How did you progress into your current role?

I came back to France after seven years working abroad, between London and Sydney. That was really a fantastic experience and I met so many hospitality professionals for whom I have a lot of respect, who helped me grow as a sommelier. Those two cities were amazing and I made a lot of great friends, but it was time to come back closer to my roots and my family. The opening of Cheval Blanc Paris in the historical Parisien building of La Samaritaine was such an exciting opportunity that I couldn’t decline the offer.

What is involved in your current role and your main tasks?

I’m in charge of all wine-related matters in the hotel and I’m overseeing four restaurants, as well as a team of 10 sommeliers. As it is an opening, I built the wine program, trying to make the best out of French vineyards, but also looking to promote wine from all over the world. Training is also a big part of my job and building a solid team was one of my priorities. I mainly work in a fine dining restaurant, but I love to spend time in the other more casual restaurants.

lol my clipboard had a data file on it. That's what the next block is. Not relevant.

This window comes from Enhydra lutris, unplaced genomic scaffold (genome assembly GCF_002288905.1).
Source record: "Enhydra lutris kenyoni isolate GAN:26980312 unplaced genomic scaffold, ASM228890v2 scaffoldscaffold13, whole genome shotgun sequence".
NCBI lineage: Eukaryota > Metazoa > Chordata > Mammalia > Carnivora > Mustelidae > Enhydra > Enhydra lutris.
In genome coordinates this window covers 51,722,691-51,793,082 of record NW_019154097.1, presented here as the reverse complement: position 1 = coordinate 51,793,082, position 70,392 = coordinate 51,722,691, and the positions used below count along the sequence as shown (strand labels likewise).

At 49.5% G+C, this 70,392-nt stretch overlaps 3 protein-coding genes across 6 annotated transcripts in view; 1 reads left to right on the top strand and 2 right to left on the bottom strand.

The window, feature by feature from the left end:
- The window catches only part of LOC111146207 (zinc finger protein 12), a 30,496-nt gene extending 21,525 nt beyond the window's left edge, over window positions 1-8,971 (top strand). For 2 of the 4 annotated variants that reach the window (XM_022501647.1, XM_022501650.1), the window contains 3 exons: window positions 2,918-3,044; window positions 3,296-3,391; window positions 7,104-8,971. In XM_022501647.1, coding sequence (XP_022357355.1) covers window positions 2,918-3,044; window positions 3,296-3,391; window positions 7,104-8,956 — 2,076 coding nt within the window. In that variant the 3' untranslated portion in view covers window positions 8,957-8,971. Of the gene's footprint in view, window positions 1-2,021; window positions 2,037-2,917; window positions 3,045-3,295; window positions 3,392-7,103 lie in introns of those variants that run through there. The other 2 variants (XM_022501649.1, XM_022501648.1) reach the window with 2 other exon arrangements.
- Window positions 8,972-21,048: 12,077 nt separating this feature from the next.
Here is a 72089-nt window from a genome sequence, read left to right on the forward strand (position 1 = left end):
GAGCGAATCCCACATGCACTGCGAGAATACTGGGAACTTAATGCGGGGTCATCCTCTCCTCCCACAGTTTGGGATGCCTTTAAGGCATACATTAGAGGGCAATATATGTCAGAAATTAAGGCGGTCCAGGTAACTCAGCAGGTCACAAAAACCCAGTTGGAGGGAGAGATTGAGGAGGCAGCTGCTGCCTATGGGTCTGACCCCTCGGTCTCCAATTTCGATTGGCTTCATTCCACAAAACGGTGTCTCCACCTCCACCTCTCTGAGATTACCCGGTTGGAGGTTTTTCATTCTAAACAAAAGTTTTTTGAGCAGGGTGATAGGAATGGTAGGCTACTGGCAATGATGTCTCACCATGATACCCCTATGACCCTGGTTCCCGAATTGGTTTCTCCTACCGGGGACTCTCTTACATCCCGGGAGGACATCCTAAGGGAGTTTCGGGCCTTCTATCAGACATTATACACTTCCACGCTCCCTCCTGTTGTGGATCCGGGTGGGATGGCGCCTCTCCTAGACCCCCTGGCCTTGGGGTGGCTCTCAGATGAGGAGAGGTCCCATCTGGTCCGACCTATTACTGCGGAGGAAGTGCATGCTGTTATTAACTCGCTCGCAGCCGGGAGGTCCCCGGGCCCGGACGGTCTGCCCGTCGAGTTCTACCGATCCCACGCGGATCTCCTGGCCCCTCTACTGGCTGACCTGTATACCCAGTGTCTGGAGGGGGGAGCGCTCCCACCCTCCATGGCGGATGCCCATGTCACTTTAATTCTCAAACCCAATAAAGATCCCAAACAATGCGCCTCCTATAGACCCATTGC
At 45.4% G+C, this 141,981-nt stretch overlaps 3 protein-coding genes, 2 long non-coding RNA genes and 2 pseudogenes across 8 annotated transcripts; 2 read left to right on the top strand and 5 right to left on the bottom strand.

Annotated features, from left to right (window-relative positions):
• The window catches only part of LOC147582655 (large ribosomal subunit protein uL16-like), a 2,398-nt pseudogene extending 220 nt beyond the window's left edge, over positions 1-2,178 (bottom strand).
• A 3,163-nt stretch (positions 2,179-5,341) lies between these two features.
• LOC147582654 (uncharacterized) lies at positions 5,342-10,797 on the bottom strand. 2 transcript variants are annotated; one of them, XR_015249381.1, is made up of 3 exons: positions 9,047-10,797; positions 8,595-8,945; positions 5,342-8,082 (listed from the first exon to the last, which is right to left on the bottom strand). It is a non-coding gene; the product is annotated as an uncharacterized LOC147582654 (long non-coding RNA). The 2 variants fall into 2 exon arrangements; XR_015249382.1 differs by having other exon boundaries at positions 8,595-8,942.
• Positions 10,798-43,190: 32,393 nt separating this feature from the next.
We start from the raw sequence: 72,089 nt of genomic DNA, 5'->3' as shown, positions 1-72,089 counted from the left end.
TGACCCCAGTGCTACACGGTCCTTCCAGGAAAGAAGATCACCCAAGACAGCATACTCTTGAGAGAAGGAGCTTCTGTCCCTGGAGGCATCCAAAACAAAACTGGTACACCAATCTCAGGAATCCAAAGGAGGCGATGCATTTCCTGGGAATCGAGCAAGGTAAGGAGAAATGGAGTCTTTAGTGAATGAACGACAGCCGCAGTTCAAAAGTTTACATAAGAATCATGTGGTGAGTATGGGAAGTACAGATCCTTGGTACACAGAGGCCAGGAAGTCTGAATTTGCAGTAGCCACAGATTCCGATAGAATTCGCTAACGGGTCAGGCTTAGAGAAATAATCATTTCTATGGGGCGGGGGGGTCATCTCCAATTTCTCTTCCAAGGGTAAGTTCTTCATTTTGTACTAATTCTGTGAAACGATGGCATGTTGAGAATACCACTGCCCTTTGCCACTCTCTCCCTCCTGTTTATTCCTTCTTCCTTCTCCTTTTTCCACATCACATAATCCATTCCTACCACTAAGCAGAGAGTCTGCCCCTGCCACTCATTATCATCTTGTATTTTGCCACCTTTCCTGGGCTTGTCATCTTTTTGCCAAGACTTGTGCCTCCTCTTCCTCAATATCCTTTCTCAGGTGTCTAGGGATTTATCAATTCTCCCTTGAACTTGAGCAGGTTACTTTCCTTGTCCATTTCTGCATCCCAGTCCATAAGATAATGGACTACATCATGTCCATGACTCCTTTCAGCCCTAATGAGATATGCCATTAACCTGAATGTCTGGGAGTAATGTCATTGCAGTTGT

If you were given a restaurant and asked to fix their wine program and grow wine sales where would you start and what steps would you take?

I would probably spend a bit of time looking to see where improvements could be made. That might be in education and training of the staff, running exciting incentives, or trying to adapt the wine program so that it works better with the style of the cuisine of the outlet, or is more in tune with the key trends in wine. I would also analyze the buying behavior of our guests.